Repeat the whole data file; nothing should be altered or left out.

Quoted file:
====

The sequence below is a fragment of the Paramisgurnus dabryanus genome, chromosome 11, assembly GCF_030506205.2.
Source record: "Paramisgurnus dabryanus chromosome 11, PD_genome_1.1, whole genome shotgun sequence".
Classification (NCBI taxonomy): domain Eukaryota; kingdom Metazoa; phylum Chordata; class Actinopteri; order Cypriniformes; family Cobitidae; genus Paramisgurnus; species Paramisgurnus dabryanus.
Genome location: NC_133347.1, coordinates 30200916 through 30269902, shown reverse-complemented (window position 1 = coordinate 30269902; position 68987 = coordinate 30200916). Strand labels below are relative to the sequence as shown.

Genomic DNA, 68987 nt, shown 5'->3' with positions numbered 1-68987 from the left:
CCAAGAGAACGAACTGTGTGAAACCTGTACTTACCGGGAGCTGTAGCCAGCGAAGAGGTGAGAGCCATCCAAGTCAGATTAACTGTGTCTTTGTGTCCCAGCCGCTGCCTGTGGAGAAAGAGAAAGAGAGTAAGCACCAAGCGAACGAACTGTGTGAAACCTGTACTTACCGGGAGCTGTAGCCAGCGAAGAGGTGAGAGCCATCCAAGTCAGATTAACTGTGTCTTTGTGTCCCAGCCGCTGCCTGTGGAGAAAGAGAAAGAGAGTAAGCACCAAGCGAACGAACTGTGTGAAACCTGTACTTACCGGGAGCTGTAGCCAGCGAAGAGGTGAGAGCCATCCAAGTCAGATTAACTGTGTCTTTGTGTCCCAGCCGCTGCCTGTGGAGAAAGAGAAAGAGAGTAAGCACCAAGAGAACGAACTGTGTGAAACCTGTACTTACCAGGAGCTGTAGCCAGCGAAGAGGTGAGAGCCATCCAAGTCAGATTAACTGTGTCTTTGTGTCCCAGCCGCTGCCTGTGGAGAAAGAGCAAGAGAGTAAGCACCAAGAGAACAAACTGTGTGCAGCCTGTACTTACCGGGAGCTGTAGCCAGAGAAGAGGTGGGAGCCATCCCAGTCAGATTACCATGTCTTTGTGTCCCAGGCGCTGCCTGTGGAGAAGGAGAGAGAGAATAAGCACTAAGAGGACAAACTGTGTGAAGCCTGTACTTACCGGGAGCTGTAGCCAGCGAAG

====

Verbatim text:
The sequence below is a fragment of the Paramisgurnus dabryanus genome, chromosome 11, assembly GCF_030506205.2.
Source record: "Paramisgurnus dabryanus chromosome 11, PD_genome_1.1, whole genome shotgun sequence".
Classification (NCBI taxonomy): domain Eukaryota; kingdom Metazoa; phylum Chordata; class Actinopteri; order Cypriniformes; family Cobitidae; genus Paramisgurnus; species Paramisgurnus dabryanus.
Genome location: NC_133347.1, coordinates 30200916 through 30269902, shown reverse-complemented (window position 1 = coordinate 30269902; position 68987 = coordinate 30200916). Strand labels below are relative to the sequence as shown.

Genomic DNA, 68987 nt, shown 5'->3' with positions numbered 1-68987 from the left:
CCAAGAGAACGAACTGTGTGAAACCTGTACTTACCGGGAGCTGTAGCCAGCGAAGAGGTGAGAGCCATCCAAGTCAGATTAACTGTGTCTTTGTGTCCCAGCCGCTGCCTGTGGAGAAAGAGAAAGAGAGTAAGCACCAAGCGAACGAACTGTGTGAAACCTGTACTTACCGGGAGCTGTAGCCAGCGAAGAGGTGAGAGCCATCCAAGTCAGATTAACTGTGTCTTTGTGTCCCAGCCGCTGCCTGTGGAGAAAGAGAAAGAGAGTAAGCACCAAGCGAACGAACTGTGTGAAACCTGTACTTACCGGGAGCTGTAGCCAGCGAAGAGGTGAGAGCCATCCAAGTCAGATTAACTGTGTCTTTGTGTCCCAGCCGCTGCCTGTGGAGAAAGAGAAAGAGAGTAAGCACCAAGAGAACGAACTGTGTGAAACCTGTACTTACCAGGAGCTGTAGCCAGCGAAGAGGTGAGAGCCATCCAAGTCAGATTAACTGTGTCTTTGTGTCCCAGCCGCTGCCTGTGGAGAAAGAGCAAGAGAGTAAGCACCAAGAGAACAAACTGTGTGCAGCCTGTACTTACCGGGAGCTGTAGCCAGAGAAGAGGTGGGAGCCATCCCAGTCAGATTACCATGTCTTTGTGTCCCAGGCGCTGCCTGTGGAGAAGGAGAGAGAGAATAAGCACTAAGAGGACAAACTGTGTGAAGCCTGTACTTACCGGGAGCTGTAGCCAGCGAAG